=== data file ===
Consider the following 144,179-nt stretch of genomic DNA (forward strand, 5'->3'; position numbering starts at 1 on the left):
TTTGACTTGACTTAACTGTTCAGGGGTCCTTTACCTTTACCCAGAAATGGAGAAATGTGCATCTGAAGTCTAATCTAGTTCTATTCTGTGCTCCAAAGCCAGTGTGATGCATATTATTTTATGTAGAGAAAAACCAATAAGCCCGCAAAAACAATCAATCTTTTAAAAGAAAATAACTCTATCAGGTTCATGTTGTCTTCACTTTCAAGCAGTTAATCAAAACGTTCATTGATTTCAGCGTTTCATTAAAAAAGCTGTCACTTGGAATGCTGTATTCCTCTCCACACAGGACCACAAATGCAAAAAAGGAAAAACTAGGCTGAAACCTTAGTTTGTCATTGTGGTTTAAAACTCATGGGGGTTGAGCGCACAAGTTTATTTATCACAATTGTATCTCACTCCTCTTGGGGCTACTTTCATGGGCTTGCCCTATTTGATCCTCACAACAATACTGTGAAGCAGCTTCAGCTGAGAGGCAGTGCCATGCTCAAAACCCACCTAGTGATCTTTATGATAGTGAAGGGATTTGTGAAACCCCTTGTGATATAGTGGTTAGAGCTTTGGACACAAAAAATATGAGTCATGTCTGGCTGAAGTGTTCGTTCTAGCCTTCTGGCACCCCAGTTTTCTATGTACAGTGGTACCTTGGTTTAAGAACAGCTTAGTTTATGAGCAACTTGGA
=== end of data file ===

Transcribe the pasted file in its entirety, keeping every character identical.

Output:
Consider the following 144,179-nt stretch of genomic DNA (forward strand, 5'->3'; position numbering starts at 1 on the left):
TTTGACTTGACTTAACTGTTCAGGGGTCCTTTACCTTTACCCAGAAATGGAGAAATGTGCATCTGAAGTCTAATCTAGTTCTATTCTGTGCTCCAAAGCCAGTGTGATGCATATTATTTTATGTAGAGAAAAACCAATAAGCCCGCAAAAACAATCAATCTTTTAAAAGAAAATAACTCTATCAGGTTCATGTTGTCTTCACTTTCAAGCAGTTAATCAAAACGTTCATTGATTTCAGCGTTTCATTAAAAAAGCTGTCACTTGGAATGCTGTATTCCTCTCCACACAGGACCACAAATGCAAAAAAGGAAAAACTAGGCTGAAACCTTAGTTTGTCATTGTGGTTTAAAACTCATGGGGGTTGAGCGCACAAGTTTATTTATCACAATTGTATCTCACTCCTCTTGGGGCTACTTTCATGGGCTTGCCCTATTTGATCCTCACAACAATACTGTGAAGCAGCTTCAGCTGAGAGGCAGTGCCATGCTCAAAACCCACCTAGTGATCTTTATGATAGTGAAGGGATTTGTGAAACCCCTTGTGATATAGTGGTTAGAGCTTTGGACACAAAAAATATGAGTCATGTCTGGCTGAAGTGTTCGTTCTAGCCTTCTGGCACCCCAGTTTTCTATGTACAGTGGTACCTTGGTTTAAGAACAGCTTAGTTTATGAGCAACTTGGA